Going on, the landscape will not be flourished in the way it used to in their presence. These changes might not be seen in the short term, but they would have a profound effect later on.

Yellowstone has been a great example to understand the importance of wolves on the habitat and its ecosystem. The keystones species are essential to run a unique ecosystem.

With wolves going extinct, human population will take over their habitation which will negatively impact the environment. They habitats include rangelands and forests which have great potential of safeguarding the wildlife populations.

Humans are destroying the habitats for their own habitation. They are using these areas to make roads, highways, and residential houses which increases fragmentation. Due to this, wold habitats in the United States are reducing which is leading to genetically identifiable groups as to the lack of mixed populations.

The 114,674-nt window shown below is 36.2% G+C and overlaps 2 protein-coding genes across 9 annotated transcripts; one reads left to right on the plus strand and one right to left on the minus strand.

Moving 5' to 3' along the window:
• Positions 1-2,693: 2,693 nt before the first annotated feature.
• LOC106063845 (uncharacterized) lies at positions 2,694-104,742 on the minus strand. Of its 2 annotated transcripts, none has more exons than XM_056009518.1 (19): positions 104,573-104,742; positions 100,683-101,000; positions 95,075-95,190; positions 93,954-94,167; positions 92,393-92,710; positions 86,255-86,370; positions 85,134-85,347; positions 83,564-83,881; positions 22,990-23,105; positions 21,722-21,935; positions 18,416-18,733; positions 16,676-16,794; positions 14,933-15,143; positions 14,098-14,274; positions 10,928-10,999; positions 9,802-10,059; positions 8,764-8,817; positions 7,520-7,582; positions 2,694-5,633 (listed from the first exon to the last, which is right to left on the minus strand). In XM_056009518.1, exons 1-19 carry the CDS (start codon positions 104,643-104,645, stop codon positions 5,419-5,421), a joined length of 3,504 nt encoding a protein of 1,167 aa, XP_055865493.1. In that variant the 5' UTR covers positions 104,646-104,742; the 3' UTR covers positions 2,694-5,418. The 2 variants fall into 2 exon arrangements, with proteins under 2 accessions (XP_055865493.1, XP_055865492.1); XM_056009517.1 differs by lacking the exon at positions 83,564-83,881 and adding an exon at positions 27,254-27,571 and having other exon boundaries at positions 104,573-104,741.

Also, humans have been hunting gray wolves since a long time now in order to protect the livestock. Industrialisation also plays a role is destroying the wolf habitats which clearly shows that wolves do not live in a protected environment.

Worth mentioning is the fact that when a dominant predator disappears from the surrounding, the next best predator takes charge and become the top in the food chain. So, if wolves go extinct, coyotes will be the next in line to take over.